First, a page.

Field Emission Display Screen

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With a 100-year head start over more modern screen technologies, the CRT is still a formidable technology. It’s based on universally understood principles and employs commonly available materials. The result is cheap-to-make monitors capable of excellent performance, producing stable images in true colour at high display resolutions. But in the world of miniaturization, Cathode ray tubes (CRT) are giant dinosaurs waiting for extinction. A CRT uses a single-point hot electron source that is scanned across the screen to produce an image.

The CRT’s most obvious shortcomings are well known:

  • It uses too much electricity.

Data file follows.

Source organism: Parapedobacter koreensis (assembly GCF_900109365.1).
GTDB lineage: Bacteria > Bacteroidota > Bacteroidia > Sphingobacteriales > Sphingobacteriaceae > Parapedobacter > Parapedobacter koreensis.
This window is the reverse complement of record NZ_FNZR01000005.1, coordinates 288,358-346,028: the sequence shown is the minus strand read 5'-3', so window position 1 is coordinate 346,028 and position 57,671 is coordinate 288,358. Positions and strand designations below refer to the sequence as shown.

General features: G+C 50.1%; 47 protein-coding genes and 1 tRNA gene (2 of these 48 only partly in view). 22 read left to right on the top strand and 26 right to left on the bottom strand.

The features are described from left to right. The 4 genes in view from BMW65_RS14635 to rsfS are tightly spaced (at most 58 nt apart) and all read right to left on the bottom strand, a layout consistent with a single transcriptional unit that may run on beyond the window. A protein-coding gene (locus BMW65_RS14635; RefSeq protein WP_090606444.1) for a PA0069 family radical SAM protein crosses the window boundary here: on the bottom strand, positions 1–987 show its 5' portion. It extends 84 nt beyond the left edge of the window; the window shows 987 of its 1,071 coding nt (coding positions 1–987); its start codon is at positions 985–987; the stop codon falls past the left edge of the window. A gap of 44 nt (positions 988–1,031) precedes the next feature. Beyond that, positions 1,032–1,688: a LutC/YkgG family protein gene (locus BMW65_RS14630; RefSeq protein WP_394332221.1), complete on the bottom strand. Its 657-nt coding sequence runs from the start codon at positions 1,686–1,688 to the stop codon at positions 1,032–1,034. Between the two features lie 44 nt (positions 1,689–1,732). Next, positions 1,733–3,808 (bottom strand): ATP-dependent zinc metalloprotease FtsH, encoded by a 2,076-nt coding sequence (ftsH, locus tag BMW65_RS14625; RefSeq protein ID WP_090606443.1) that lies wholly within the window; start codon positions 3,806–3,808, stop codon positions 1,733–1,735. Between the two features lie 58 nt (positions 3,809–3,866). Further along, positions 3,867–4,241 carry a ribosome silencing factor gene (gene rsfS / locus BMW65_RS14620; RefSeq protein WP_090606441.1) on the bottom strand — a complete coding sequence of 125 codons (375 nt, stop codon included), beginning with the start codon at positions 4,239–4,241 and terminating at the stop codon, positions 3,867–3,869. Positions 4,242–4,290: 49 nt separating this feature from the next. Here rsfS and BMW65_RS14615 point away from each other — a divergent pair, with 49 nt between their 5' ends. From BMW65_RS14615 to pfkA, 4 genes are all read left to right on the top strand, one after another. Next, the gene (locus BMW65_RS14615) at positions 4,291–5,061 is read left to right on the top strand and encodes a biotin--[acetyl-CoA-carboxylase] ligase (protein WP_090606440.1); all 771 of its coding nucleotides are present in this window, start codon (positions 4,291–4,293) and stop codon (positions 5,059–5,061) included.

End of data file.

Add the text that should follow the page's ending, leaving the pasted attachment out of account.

• Its single electron beam design is prone to misfocus, misconvergence and colour variations across the screen.
  • Its clunky high-voltage electric circuits and strong magnetic fields create harmful electromagnetic radiation.
  • It’s physically too large.
Attempts to replace bulky Cathode ray tubes resulted in the introduction of the field emission display screens (FED) screens. It will be the biggest threat to CRT’s dominance in the panel display arena. Instead of using a single bulky tube, FEDs use tiny ‘mini tubes’ for each pixel, and the display can be built in the same size as a CRT screen. 

The FED screens are lightweight, low power consuming and compact. The FEDs can be used instead of some other technologies are gaining market share in big screen and PC monitors, such as Projection TV, Plasma Displays, Liquid Crystal, and Organic Transistor Displays.

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